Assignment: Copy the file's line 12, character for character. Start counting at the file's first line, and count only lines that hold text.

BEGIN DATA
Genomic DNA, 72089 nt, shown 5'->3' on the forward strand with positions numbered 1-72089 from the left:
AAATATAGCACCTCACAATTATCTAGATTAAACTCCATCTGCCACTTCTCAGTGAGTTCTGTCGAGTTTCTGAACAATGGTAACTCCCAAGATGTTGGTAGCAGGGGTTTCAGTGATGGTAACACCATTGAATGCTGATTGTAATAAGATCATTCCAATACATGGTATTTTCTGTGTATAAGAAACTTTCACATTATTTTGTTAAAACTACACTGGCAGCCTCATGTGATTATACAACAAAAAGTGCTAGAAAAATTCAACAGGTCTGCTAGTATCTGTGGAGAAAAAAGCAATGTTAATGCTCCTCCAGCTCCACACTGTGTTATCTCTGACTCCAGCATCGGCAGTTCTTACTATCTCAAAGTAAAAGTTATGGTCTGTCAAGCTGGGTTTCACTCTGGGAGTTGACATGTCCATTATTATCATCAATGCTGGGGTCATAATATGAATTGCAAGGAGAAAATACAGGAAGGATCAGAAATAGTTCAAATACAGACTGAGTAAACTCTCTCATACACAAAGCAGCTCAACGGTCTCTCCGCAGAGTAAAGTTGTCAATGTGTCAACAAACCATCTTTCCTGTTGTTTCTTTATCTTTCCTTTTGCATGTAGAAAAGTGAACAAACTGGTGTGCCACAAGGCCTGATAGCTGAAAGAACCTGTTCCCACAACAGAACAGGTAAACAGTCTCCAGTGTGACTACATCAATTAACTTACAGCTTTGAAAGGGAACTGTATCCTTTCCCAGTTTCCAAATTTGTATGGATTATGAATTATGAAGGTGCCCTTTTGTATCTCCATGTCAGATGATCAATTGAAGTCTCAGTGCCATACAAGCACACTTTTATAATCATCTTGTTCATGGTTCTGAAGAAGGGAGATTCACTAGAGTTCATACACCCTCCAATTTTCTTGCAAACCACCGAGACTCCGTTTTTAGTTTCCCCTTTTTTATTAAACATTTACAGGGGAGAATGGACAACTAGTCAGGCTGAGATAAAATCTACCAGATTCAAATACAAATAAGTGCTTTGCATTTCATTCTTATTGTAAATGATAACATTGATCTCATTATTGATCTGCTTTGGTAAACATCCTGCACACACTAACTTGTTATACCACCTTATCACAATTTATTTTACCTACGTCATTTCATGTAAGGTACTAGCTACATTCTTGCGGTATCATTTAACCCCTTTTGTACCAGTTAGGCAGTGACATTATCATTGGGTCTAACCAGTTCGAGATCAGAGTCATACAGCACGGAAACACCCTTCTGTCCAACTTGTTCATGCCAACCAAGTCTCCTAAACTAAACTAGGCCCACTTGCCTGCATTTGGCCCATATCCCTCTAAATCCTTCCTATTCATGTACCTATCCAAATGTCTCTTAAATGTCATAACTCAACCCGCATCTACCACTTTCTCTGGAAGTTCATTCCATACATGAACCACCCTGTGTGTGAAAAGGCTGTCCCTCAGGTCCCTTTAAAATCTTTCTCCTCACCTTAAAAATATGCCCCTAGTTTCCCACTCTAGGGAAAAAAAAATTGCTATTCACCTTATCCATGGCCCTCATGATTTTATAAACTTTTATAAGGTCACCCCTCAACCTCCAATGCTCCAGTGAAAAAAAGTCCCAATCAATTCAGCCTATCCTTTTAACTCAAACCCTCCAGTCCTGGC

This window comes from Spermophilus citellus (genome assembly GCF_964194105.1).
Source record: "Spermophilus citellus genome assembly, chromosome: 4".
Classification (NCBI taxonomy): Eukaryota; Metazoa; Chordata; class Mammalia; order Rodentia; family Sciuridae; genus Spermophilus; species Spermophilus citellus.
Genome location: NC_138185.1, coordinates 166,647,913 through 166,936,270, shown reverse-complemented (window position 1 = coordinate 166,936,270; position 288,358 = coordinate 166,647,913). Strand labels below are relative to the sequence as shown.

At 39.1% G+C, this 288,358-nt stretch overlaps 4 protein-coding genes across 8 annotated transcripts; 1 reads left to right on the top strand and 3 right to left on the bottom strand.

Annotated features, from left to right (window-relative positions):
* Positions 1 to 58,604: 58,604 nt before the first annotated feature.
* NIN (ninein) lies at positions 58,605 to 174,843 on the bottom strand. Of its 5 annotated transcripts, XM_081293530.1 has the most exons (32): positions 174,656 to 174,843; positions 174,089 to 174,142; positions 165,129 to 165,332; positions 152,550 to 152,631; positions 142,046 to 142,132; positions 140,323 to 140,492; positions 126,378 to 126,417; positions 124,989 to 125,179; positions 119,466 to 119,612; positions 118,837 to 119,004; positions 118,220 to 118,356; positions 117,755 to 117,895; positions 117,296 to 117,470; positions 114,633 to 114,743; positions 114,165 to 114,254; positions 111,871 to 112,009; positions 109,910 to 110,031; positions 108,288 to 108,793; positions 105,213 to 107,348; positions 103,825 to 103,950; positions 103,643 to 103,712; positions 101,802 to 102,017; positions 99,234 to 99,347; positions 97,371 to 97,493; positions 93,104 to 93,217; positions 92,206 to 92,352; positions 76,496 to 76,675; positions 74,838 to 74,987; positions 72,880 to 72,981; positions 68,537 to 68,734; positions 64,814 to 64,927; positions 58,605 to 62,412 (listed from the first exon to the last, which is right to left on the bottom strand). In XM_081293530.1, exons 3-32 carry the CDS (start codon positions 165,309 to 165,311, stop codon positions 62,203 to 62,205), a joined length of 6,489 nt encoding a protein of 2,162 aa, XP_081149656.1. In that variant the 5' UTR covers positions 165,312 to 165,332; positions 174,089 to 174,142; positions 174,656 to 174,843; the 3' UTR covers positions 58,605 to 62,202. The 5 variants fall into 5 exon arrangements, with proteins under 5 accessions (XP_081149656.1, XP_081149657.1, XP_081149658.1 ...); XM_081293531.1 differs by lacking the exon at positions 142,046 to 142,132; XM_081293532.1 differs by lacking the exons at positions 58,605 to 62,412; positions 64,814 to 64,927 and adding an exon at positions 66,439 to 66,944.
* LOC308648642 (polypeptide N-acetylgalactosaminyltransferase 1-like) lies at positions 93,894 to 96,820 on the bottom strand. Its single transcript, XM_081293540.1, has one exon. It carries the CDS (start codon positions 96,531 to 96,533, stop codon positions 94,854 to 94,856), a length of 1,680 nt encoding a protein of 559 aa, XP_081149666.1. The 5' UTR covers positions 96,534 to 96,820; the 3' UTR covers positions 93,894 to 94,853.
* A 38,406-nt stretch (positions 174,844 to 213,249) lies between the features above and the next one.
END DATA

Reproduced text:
* A 38,406-nt stretch (positions 174,844 to 213,249) lies between the features above and the next one.